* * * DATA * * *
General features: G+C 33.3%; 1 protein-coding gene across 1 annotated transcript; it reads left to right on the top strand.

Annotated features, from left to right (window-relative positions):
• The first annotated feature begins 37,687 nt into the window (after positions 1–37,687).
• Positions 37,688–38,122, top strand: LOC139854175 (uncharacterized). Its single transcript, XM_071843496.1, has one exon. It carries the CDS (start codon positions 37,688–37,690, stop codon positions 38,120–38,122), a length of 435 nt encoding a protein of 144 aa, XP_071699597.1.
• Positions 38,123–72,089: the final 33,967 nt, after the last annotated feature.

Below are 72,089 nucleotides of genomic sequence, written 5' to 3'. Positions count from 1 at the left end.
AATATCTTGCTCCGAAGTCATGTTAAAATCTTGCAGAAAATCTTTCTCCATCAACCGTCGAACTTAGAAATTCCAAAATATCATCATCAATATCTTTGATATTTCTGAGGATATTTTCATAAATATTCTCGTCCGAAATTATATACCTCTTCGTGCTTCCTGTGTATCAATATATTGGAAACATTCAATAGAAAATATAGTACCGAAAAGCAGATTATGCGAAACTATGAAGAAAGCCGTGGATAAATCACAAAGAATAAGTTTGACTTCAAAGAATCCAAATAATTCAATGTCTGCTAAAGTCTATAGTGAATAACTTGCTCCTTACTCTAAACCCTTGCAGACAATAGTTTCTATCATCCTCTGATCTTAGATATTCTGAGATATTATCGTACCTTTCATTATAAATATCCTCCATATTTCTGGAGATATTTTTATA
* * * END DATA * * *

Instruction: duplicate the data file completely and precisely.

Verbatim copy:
General features: G+C 33.3%; 1 protein-coding gene across 1 annotated transcript; it reads left to right on the top strand.

Annotated features, from left to right (window-relative positions):
• The first annotated feature begins 37,687 nt into the window (after positions 1–37,687).
• Positions 37,688–38,122, top strand: LOC139854175 (uncharacterized). Its single transcript, XM_071843496.1, has one exon. It carries the CDS (start codon positions 37,688–37,690, stop codon positions 38,120–38,122), a length of 435 nt encoding a protein of 144 aa, XP_071699597.1.
• Positions 38,123–72,089: the final 33,967 nt, after the last annotated feature.

Below are 72,089 nucleotides of genomic sequence, written 5' to 3'. Positions count from 1 at the left end.
AATATCTTGCTCCGAAGTCATGTTAAAATCTTGCAGAAAATCTTTCTCCATCAACCGTCGAACTTAGAAATTCCAAAATATCATCATCAATATCTTTGATATTTCTGAGGATATTTTCATAAATATTCTCGTCCGAAATTATATACCTCTTCGTGCTTCCTGTGTATCAATATATTGGAAACATTCAATAGAAAATATAGTACCGAAAAGCAGATTATGCGAAACTATGAAGAAAGCCGTGGATAAATCACAAAGAATAAGTTTGACTTCAAAGAATCCAAATAATTCAATGTCTGCTAAAGTCTATAGTGAATAACTTGCTCCTTACTCTAAACCCTTGCAGACAATAGTTTCTATCATCCTCTGATCTTAGATATTCTGAGATATTATCGTACCTTTCATTATAAATATCCTCCATATTTCTGGAGATATTTTTATA